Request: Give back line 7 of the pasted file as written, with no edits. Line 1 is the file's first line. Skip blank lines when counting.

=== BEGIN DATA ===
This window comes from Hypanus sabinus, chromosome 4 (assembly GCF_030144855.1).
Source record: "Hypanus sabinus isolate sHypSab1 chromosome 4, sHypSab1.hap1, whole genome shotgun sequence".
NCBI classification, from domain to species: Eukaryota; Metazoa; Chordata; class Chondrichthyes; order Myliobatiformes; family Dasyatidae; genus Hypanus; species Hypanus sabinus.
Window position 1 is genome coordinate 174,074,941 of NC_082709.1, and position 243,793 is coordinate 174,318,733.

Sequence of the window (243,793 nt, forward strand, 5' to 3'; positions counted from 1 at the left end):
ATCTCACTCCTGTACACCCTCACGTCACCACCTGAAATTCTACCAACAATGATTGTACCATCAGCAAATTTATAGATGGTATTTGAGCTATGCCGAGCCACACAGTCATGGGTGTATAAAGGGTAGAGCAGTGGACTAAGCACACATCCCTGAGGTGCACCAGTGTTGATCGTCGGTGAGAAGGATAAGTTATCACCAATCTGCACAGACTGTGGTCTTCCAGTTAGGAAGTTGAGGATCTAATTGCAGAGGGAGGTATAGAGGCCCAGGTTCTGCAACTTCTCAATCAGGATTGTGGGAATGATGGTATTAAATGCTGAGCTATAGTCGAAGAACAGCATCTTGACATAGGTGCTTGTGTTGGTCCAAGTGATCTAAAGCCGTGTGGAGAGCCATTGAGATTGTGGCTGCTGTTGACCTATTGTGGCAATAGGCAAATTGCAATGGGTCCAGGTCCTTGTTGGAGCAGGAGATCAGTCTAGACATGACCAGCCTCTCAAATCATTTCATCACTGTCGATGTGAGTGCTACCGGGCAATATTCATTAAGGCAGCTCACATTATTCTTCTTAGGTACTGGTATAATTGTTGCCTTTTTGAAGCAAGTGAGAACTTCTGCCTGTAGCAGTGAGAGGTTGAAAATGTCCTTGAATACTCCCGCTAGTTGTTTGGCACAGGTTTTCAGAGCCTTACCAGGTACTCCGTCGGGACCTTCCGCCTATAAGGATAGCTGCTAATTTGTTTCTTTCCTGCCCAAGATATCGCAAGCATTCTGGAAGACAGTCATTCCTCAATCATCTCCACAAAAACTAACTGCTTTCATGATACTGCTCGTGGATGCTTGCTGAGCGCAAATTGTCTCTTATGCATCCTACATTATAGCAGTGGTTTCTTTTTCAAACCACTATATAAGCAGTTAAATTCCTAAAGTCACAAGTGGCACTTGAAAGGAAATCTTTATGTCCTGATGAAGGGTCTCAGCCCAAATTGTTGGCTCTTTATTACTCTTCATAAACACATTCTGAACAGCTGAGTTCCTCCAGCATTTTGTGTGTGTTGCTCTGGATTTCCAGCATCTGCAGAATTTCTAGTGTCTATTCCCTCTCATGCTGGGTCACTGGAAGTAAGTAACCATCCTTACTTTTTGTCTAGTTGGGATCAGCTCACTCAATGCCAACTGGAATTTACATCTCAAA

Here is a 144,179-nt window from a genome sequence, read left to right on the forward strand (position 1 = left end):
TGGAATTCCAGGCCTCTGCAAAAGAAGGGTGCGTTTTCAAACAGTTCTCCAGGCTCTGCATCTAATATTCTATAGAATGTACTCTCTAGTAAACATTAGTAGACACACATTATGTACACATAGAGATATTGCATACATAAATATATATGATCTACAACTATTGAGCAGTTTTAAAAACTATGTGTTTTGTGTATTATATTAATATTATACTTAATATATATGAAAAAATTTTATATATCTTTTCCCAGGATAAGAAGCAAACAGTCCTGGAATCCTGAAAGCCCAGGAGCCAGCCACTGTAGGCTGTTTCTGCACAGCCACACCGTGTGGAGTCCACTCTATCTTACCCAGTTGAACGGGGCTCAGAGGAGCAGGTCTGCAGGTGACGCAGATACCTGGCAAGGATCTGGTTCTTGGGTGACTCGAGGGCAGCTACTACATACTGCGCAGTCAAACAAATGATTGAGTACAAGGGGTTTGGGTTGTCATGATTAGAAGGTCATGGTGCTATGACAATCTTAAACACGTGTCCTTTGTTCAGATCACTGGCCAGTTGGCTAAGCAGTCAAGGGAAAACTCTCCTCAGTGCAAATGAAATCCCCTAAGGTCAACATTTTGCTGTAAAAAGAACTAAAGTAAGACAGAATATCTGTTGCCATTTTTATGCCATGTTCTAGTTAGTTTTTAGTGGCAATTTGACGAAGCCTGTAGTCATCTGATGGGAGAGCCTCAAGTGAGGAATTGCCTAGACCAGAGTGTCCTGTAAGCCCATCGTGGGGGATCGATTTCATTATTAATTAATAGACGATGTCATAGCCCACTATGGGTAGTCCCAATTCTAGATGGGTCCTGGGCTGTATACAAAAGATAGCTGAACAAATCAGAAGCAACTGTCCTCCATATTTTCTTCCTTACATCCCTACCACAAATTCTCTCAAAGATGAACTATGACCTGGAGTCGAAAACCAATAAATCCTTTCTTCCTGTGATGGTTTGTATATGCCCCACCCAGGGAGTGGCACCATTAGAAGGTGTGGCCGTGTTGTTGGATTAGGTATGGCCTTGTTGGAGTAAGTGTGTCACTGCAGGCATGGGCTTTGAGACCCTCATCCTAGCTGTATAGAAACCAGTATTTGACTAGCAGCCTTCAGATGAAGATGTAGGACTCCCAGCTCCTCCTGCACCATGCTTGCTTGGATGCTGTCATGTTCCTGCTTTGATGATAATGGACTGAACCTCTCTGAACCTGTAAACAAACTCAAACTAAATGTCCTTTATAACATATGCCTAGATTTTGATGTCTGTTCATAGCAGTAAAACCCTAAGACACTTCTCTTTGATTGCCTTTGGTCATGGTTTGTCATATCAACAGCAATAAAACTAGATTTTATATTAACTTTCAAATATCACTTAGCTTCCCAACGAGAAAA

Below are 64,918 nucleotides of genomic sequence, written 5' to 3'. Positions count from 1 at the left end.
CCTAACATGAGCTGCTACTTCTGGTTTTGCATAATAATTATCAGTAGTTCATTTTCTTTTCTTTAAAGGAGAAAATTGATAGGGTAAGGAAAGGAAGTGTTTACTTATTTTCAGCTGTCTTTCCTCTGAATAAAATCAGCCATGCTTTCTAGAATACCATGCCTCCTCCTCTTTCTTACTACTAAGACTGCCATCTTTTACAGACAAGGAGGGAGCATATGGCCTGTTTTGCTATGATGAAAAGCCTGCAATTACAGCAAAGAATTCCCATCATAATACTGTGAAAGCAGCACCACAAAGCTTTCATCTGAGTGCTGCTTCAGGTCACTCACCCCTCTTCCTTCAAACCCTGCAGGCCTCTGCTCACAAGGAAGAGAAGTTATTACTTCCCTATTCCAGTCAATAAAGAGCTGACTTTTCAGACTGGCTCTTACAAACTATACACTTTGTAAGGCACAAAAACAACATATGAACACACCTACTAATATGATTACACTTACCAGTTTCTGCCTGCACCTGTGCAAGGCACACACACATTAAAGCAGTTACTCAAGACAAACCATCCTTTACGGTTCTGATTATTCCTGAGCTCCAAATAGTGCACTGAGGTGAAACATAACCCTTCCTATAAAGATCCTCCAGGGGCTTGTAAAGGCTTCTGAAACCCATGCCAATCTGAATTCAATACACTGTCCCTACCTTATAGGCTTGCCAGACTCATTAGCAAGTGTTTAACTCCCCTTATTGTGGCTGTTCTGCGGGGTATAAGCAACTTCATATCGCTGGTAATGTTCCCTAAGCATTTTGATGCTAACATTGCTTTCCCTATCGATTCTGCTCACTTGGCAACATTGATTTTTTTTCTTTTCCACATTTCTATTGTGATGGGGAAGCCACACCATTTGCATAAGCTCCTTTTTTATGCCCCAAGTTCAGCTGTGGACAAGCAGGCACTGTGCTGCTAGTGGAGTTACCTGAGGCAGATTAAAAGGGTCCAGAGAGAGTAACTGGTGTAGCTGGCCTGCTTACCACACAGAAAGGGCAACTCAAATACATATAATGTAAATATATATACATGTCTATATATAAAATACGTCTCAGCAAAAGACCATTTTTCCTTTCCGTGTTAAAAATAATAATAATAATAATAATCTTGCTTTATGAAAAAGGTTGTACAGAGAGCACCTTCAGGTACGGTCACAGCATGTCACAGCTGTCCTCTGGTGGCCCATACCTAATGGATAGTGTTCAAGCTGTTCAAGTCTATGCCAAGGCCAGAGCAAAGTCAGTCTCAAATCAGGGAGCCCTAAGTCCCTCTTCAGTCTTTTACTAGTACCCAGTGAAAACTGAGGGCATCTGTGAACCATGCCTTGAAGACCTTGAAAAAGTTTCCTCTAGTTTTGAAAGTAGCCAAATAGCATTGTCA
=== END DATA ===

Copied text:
Here is a 144,179-nt window from a genome sequence, read left to right on the forward strand (position 1 = left end):